Once you have found your idea you have to bring your voice, your tone, start writing and eventually recording.

When the composers were asked how they find their voice, the audience received so many inspirational insights as well as good advice. Here are some of them starting with the composer Germaine Franco (Disney’s Encanto, Little, Tag) on how she found her voice, her uniqueness and what she recommends to do for young composers:

”We’re always given a new kind of challenge. There is always to crack what is the tone of this film and how do I get there. You have to experiment. You have to start again at the beginning for every single film. And that happens to every composer no matter how many films they have done. Whether you have done one or twenty - the process is very similar. And you’d  think ‘I don’t want to just do this kind of music, ‘cause people are going to think I can only do that. That might be your way in to the film world in the same way my way to film was on Coco. I happen to know a lot about Latin music ‘cause I played it and I loved it. You don’t want to be a stereotype but at the same time that could be your strength. Use the tools and the experience you had in life and that is how you’ll move forward.”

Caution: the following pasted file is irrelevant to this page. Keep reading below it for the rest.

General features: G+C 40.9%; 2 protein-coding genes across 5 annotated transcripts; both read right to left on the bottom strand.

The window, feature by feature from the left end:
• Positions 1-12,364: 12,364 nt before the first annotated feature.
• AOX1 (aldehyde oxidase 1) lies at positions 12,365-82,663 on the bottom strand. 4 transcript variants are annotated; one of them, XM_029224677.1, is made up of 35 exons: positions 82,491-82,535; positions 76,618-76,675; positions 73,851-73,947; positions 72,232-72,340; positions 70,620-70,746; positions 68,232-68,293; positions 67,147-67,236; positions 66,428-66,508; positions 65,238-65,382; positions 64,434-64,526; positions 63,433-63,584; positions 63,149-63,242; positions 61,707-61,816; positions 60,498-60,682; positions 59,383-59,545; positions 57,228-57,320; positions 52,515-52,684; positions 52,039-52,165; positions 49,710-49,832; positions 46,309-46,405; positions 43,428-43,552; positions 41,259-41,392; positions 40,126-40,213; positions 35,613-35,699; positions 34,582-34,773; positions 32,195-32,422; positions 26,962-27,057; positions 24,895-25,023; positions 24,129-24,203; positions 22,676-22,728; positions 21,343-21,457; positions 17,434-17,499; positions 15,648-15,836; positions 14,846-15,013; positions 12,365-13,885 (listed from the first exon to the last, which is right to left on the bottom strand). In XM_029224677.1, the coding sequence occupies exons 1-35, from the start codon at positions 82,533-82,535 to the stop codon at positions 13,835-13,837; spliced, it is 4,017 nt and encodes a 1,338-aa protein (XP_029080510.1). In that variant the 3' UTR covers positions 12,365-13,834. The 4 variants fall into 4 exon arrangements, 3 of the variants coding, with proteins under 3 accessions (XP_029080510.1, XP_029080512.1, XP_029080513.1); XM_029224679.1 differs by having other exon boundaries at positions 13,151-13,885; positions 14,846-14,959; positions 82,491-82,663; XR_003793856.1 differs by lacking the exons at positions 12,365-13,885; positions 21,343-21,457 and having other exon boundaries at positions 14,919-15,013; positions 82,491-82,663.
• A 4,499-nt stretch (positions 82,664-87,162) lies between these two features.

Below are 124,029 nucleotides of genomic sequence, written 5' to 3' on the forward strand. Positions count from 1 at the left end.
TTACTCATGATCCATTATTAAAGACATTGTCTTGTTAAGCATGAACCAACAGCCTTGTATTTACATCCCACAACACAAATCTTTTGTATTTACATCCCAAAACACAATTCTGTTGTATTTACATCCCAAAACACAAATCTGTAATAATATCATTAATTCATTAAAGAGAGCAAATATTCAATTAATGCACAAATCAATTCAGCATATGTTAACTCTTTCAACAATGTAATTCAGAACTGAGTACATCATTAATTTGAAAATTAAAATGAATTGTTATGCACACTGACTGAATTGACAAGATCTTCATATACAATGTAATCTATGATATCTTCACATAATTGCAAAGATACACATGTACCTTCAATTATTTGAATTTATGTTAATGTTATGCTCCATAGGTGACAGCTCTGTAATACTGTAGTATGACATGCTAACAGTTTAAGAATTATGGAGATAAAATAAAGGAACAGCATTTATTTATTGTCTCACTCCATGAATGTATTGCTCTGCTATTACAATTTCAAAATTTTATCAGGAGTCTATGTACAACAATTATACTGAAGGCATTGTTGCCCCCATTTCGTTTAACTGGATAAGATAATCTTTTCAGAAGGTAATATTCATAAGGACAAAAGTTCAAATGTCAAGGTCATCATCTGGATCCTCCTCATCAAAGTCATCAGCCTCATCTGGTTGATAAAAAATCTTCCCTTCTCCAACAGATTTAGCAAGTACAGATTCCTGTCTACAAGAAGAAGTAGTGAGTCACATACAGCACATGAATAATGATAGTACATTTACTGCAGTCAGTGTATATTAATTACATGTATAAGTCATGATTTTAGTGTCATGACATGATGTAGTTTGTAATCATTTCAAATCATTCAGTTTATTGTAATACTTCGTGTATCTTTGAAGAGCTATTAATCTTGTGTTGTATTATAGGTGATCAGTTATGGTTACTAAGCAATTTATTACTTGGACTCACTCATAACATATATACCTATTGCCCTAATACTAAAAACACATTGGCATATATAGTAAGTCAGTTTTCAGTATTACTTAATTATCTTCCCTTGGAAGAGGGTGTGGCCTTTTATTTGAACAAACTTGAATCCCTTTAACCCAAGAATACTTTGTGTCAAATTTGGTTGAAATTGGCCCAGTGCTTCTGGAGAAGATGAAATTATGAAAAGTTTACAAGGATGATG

As for the composer Mac Quayle, his own voice just came without him noticing:

“I don’t know if it was something what I ever consciously attempted to do. I just would do what I felt in my gut and also what was asked for me by filmmakers. And project after project, even if they were quite different stylistic, people tell me that they hear my voice in this voice. But I am kind of deaf to it. I can’t really tell you what my voice is and how I achieved it. It is just kinda this thing that happened.”

So hearing these stories makes it seem like you just have to embrace your uniqueness and go with the flow. And in this stage of composing it is very important to be courageous about your own voice and feelings. Maybe this encouraging quote from Adam Milo Smalley’s, music editor, will help you in the times where you doubt your voice and think that you sound the same: (or read this post on how to find an idea from Justin here.)

“I want to encourage all the composers to find the own voice, not to sound like anybody else and to find their own rhythm, their own culture and own spirit and expressing their own voice of music.”


Okay, we are now done with writing and recording. Now we are getting close to the end of the film music composing process ...

.. Feedback